Radioactive materials give out nuclear radiation from the nucleus of ech of their atoms. The atoms are unstable and decay naturally. During this decay, radiation can be given out in the form of alpha, beta and gamma rays:
- An alpha particle is a helium nucleus.
- A beta particle is a fast-moving electron.
- Gamma is an electromagnetic wave (energy).
Radiation is measure by the number of nuclear decays emitted per second. This number decreases with time.
Ionisation occurs when an uncharged (neutral) atom gains or loses and electrons.
Alpha radiation is highly ionising because it's missing two electrons (it has a +2 electric charge). It attracts electrons away from atoms it passes, leaving them positively charged.
During alpha emission, the atom decays by rejecting an alpha particle (a helium nucleus made up of two protons and neutrons) from the nucleus.
The nucleus of the new atom formed differs from the original one in a number of ways:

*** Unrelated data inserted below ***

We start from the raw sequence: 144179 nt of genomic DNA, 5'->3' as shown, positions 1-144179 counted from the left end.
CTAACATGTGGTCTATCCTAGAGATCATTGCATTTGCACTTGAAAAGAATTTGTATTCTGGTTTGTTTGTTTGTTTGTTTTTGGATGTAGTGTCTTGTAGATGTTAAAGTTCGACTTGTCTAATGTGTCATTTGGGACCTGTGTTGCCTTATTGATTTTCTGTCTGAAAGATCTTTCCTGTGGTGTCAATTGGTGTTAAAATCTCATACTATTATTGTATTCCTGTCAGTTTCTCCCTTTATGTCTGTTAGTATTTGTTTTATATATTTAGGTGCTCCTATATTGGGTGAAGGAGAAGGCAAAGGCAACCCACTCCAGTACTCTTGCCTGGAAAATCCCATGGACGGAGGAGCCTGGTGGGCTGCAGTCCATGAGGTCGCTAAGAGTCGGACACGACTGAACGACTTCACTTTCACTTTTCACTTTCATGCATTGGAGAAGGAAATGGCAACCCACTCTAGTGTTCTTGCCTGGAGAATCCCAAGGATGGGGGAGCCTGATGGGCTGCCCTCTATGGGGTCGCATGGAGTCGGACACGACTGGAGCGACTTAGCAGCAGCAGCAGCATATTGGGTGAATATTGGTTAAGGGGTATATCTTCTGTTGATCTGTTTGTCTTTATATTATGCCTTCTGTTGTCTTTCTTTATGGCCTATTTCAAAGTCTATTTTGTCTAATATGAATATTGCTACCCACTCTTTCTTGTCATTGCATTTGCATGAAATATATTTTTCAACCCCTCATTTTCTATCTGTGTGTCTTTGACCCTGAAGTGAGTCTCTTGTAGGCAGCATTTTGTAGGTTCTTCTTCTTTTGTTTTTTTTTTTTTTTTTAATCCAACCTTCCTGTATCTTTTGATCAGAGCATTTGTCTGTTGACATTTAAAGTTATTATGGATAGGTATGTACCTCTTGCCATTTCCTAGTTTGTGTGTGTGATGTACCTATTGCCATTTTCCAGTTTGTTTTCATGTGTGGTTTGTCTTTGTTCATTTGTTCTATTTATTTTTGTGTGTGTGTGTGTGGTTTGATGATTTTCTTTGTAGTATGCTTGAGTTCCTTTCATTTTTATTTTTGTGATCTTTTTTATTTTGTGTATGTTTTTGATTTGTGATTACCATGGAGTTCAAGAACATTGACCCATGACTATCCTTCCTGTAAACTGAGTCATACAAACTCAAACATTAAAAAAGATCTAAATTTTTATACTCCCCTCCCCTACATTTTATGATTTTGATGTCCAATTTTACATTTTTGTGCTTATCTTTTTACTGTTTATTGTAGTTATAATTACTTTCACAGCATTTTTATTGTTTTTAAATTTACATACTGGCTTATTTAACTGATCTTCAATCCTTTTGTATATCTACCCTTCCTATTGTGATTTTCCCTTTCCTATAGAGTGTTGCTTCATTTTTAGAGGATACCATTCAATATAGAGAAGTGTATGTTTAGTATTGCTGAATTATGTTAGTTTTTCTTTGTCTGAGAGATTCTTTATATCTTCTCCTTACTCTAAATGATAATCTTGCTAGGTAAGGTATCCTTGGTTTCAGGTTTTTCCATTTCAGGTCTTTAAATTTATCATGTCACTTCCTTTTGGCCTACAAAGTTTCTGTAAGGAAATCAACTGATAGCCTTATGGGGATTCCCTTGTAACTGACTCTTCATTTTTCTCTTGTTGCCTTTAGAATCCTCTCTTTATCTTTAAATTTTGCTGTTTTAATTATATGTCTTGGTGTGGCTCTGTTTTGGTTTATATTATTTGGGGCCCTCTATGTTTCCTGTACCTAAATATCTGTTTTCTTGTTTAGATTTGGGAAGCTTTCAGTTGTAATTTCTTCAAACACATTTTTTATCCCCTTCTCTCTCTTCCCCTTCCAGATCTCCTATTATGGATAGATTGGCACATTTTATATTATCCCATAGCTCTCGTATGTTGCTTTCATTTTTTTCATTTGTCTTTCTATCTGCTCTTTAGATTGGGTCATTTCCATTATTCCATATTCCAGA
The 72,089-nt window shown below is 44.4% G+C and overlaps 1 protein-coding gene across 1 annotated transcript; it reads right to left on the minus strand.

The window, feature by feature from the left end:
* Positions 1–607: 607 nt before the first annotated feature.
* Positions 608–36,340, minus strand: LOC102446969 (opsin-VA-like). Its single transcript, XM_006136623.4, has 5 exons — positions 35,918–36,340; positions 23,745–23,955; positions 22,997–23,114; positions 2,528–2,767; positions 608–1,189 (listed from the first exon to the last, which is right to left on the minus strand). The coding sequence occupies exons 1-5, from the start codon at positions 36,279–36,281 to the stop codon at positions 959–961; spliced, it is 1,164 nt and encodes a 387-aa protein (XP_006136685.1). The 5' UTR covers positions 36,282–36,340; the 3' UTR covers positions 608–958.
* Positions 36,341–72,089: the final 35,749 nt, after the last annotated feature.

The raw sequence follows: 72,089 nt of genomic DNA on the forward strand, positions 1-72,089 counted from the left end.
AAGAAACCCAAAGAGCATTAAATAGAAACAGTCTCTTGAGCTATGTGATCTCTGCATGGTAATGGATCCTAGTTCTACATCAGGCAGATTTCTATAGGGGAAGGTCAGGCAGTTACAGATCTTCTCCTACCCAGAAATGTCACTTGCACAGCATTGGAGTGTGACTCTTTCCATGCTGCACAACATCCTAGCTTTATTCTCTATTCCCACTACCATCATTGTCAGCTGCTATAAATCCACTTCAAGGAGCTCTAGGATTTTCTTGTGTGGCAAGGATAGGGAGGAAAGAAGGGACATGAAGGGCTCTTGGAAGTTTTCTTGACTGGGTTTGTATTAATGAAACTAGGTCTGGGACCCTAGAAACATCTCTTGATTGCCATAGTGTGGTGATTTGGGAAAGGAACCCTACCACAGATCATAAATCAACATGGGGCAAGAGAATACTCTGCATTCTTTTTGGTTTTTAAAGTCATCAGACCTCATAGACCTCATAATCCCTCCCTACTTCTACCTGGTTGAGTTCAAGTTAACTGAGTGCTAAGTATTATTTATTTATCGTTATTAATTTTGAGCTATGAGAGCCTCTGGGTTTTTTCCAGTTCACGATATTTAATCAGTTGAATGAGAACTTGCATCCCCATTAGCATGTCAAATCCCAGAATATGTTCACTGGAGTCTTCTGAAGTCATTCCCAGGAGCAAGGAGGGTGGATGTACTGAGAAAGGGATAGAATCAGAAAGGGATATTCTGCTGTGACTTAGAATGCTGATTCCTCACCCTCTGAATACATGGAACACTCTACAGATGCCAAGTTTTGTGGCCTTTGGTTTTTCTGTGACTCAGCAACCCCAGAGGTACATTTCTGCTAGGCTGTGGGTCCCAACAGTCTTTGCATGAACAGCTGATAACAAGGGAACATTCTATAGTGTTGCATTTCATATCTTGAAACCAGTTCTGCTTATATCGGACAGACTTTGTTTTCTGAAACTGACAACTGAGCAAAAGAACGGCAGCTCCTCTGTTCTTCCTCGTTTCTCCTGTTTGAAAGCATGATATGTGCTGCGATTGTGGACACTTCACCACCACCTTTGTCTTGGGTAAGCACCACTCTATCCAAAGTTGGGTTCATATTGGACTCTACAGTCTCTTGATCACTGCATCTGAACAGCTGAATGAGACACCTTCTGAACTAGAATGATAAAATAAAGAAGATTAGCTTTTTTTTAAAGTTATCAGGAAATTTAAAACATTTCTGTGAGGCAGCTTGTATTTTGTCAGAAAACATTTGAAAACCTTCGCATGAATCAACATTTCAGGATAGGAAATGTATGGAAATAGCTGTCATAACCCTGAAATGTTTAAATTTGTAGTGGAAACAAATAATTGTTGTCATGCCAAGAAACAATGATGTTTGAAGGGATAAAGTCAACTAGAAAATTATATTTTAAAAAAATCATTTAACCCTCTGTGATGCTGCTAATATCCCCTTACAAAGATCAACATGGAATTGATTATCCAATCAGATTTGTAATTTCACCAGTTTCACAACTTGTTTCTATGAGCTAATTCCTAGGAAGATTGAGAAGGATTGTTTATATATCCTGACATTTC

- It is a different element.
- It has two fewer protons and two fewer electrons.
- The atomic number has decreased by two.
- The mass number has decreased by four.
During a beta emission, the atom decays by changing a neutron into a proton and a electron. The high energy electron ejected from the nucleus is a beta particle.
The nucleus of a new atom formed differs from the original one in a number of ways:
- It has one more proton and on less neutron.
- The atomic number has increased by one.
- The mass number remains the same.
Half-life is the time it takes for half the undecayed nuclei in a radioactive substance to decay.
If the substance has a very long half-life then it remains active for a very long time.
Igneous rocks can contain uranium atoms which decay to produce stable atoms of lead. It's possible to date rocks by:
- Measuring the proportion of uranium and lead in the rock.
- Knowing the half-life uranium.